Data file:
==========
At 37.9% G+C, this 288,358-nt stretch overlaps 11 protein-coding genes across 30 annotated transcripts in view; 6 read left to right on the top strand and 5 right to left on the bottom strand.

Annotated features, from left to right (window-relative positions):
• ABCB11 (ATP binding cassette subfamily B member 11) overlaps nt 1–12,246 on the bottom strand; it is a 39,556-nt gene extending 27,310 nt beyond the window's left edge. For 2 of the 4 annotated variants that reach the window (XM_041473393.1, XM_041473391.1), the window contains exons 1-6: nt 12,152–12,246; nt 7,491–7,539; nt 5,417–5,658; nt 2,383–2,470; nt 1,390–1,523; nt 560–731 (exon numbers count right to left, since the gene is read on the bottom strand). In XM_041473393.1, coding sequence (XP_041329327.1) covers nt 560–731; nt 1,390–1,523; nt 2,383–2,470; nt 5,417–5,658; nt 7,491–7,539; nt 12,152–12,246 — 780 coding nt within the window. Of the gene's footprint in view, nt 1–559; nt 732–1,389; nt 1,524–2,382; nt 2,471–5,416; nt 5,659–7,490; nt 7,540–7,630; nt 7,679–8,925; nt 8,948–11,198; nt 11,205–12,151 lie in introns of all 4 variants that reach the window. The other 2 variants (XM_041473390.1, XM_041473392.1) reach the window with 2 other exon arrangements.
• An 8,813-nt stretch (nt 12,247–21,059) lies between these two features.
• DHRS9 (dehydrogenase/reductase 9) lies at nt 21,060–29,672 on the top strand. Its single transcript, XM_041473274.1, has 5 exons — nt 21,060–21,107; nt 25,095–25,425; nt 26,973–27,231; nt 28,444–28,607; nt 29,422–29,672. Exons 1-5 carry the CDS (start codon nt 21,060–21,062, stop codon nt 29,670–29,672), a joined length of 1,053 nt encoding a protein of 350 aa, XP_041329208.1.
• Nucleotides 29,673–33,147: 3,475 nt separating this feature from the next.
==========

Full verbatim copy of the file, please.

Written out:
At 37.9% G+C, this 288,358-nt stretch overlaps 11 protein-coding genes across 30 annotated transcripts in view; 6 read left to right on the top strand and 5 right to left on the bottom strand.

Annotated features, from left to right (window-relative positions):
• ABCB11 (ATP binding cassette subfamily B member 11) overlaps nt 1–12,246 on the bottom strand; it is a 39,556-nt gene extending 27,310 nt beyond the window's left edge. For 2 of the 4 annotated variants that reach the window (XM_041473393.1, XM_041473391.1), the window contains exons 1-6: nt 12,152–12,246; nt 7,491–7,539; nt 5,417–5,658; nt 2,383–2,470; nt 1,390–1,523; nt 560–731 (exon numbers count right to left, since the gene is read on the bottom strand). In XM_041473393.1, coding sequence (XP_041329327.1) covers nt 560–731; nt 1,390–1,523; nt 2,383–2,470; nt 5,417–5,658; nt 7,491–7,539; nt 12,152–12,246 — 780 coding nt within the window. Of the gene's footprint in view, nt 1–559; nt 732–1,389; nt 1,524–2,382; nt 2,471–5,416; nt 5,659–7,490; nt 7,540–7,630; nt 7,679–8,925; nt 8,948–11,198; nt 11,205–12,151 lie in introns of all 4 variants that reach the window. The other 2 variants (XM_041473390.1, XM_041473392.1) reach the window with 2 other exon arrangements.
• An 8,813-nt stretch (nt 12,247–21,059) lies between these two features.
• DHRS9 (dehydrogenase/reductase 9) lies at nt 21,060–29,672 on the top strand. Its single transcript, XM_041473274.1, has 5 exons — nt 21,060–21,107; nt 25,095–25,425; nt 26,973–27,231; nt 28,444–28,607; nt 29,422–29,672. Exons 1-5 carry the CDS (start codon nt 21,060–21,062, stop codon nt 29,670–29,672), a joined length of 1,053 nt encoding a protein of 350 aa, XP_041329208.1.
• Nucleotides 29,673–33,147: 3,475 nt separating this feature from the next.